Bentley resigned Monday afternoon and took a deal to plead guilty to two misdemeanor charges stemming from information the state Ethics Commission handed over to the Montgomery County District Attorney’s Office last week. Read more.

A Long Way From Aleppo: A Doctor and His Family Try to Rebuild Their Lives in Hoover After Fleeing the Ravages of War

It has been a warm day in early August 2012, in Aleppo, the historic, cosmopolitan Syrian city where you work and live. This day is part of the Muslim month of Ramadan, in which the faithful fast from sunup to sunset. Now the sun is setting, and your oldest son, Fouad, and two of your daughters, Rama and Lydia, are out in the walled garden of your elegant, 14-room home getting ready for iftar, the meal that will break the day’s fast.

Then, overhead, without warning, without invitation, comes a whining, whooshing sound. Seconds later, the ground shudders as a projectile lands outside the wall and explodes. Sounds of gunfire follow. Your children run into the house. Lydia, who is 8, is crying and screaming for her mother, your wife, Latifa.

Before the month is out, you, Latifa, Lydia, your other son, Khaldoun, and your baby daughter, Caroline will have left your bloodied, battered country. By September, Fouad will have left and Rama will have joined relatives, among them your mother and father, who have fled to Turkey.

Your name is Ahmad Faris, you are now 52 years old, and you used to be a well-off, well-known and well-respected surgeon. Now you and your family are among the approximately 5 million Syrians who have left Syria since the civil war’s start in 2011, and you hope that one day, you will practice medicine again.

In the meantime, you, Latifa, Khaldoun, Rama, Lydia and Caroline are now making your home in a place where, on the August day that brought the terror of war over the rooftop of your home in Aleppo, young, high-school-age men are getting ready to don helmets and shoulder pads and practice a war-like game that you still do not fully understand.

This place is Hoover, Alabama. Read more.

ADEM to Cities, Counties: ‘Don’t Depend on Us’ to Help After Budget Cuts

If a tanker truck overturns and spills a load of petroleum on a roadside or into a creek, local governments likely will have to cover the cost of the clean-up.

The Alabama Department of Environmental Management used to set aside $500,000 to help counties and municipalities with disaster response. That went away with state budget cuts last year, and ADEM expects the same this year, according to Director Lance LeFleur. They also are bracing for another financial whammy with the president’s proposed severe budget cuts to the federal Environmental Protection Agency.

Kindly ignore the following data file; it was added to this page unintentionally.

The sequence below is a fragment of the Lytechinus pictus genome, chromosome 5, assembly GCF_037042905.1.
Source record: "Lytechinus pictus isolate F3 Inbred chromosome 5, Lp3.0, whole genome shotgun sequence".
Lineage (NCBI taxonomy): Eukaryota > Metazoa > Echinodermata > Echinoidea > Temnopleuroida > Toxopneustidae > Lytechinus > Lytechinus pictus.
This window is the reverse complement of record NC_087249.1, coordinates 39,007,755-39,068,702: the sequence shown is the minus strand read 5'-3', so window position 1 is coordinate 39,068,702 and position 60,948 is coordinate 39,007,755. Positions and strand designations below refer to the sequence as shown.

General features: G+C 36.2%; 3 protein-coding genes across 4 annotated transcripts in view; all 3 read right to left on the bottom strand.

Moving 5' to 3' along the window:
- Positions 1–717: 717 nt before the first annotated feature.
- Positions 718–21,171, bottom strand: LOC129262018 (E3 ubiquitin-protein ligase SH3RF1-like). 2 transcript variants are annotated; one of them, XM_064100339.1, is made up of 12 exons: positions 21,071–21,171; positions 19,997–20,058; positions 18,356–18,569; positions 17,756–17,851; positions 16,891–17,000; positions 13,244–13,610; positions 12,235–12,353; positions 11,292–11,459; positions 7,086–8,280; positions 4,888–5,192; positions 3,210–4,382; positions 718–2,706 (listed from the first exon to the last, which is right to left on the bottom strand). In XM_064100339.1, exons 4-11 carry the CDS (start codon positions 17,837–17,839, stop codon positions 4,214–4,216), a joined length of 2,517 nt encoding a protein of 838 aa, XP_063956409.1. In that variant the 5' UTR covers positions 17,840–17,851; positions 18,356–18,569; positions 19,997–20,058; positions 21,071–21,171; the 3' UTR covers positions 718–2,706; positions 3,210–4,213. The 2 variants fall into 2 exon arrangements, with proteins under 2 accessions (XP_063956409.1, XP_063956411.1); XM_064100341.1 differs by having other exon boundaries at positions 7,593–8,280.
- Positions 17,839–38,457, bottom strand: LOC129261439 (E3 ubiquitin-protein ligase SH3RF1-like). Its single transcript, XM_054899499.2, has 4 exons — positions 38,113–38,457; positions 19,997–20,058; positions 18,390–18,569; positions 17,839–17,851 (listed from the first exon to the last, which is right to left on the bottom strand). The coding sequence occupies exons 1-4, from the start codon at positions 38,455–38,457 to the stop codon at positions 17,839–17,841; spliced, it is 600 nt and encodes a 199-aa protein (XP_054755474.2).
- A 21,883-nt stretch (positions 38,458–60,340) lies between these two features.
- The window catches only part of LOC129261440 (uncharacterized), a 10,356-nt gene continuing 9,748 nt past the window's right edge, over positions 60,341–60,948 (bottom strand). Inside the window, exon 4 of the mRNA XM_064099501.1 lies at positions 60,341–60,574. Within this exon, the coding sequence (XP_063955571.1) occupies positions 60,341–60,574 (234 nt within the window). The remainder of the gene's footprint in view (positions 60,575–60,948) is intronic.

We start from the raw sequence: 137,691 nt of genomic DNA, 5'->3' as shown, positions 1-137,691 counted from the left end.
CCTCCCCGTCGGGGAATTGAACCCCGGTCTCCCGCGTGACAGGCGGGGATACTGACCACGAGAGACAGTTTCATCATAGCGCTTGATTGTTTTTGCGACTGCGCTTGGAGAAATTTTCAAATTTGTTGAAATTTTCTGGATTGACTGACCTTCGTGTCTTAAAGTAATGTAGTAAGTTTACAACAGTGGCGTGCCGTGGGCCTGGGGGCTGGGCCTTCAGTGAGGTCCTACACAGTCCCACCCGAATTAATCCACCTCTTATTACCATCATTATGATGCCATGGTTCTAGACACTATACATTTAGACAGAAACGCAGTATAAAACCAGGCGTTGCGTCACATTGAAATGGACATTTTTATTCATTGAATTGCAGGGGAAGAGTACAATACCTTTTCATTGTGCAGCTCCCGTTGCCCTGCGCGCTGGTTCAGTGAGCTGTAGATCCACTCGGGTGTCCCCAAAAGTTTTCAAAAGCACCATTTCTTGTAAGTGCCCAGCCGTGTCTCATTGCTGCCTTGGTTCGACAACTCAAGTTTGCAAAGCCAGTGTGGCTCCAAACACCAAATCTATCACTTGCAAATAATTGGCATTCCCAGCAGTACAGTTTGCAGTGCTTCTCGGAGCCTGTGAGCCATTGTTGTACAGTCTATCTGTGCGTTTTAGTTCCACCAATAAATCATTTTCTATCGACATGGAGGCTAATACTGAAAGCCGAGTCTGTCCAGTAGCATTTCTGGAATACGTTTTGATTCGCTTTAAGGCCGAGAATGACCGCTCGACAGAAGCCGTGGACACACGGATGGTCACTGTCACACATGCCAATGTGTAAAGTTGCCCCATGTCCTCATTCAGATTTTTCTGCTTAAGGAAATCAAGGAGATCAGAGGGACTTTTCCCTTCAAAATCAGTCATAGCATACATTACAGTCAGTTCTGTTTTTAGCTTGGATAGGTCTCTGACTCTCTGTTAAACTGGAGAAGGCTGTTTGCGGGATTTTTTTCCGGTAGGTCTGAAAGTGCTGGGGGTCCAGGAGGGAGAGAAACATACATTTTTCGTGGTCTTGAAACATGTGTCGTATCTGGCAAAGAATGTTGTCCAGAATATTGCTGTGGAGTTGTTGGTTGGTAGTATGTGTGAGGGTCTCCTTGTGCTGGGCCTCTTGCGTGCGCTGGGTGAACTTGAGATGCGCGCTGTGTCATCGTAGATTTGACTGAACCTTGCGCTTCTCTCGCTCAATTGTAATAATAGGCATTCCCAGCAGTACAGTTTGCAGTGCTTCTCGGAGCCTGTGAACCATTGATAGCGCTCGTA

“Don’t depend on us to be on-site” for anything other than major disasters such as the recent gasoline pipeline incidents in Shelby County, LeFleur said. “Don’t depend on us to be on-site” for anything other than major disasters such as the recent gasoline pipeline incidents in Shelby County, LeFleur said. Read more.

In Homewood, Neighborly Spirit Mutes Politics Despite Close Presidential Vote

(In the early days of a new president, BirminghamWatch has looked at what divides us and connects us close to home. This is the final story in the series.)

Edgewood resident Leo Wright has been an election officer in Homewood for the past four presidential elections, and Homewood Public Library has served as his base every Election Day.

It’s the largest voting location in Homewood and one of the largest in Jefferson County based on registered voters. On Nov. 8, 2016, a total of 3,381 residents voted there, enjoying free coffee and a collegial, jubilant atmosphere that Wright says is typical.

That atmosphere reflects the sense of community in Homewood, says Wright, who served as the registration list clerk and assistant inspector.

But it belies the division among voters in the Over the Mountain suburb, particularly those who cast ballots at the library, where Donald Trump won 49 percent of the votes and Hillary Clinton won 43 percent. Read more.

Other stories from this series:
Fairness and Safety. Education and Jobs. Similar Worries for Clinton and Trump Voters
From Jefferson County’s Trump Country: “I feel like I’ve been left out a lot.”
A Big Blue Dot in a Sea of Red. But Jefferson County’s Presidential Vote Tally Masks Deep Community Divisions

Race and the Alabama Legislature, Volatile Mix in Redrawing Political Map

While Alabama’s House and Senate make headlines with debates over pistol permits, death sentences and sanctuary campuses, staff members and legislators are working largely unnoticed on a project that could affect the racial and political makeup of the Legislature.

A federal court in January ruled that some of Alabama’s legislative districts amounted to racial gerrymandering, putting too many predominantly black communities with little in common in the same district and diluting their influence. Since then, the Permanent Legislative Committee on Reapportionment has started to look at maps and redraw the boundaries of House and Senate districts. Perhaps 30 of the Alabama Legislature’s 140 districts might be affected.

The chairman of the committee said in a meeting recently that he was hoping for a quick and amicable process. But rarely in Alabama are conversations about race either quick or completely amicable, and this one is beginning against an already politically charged background.
Read more.

Birmingham, City of Immigrants: Newcomers Follow Opportunity, Face Slurs, Find a Home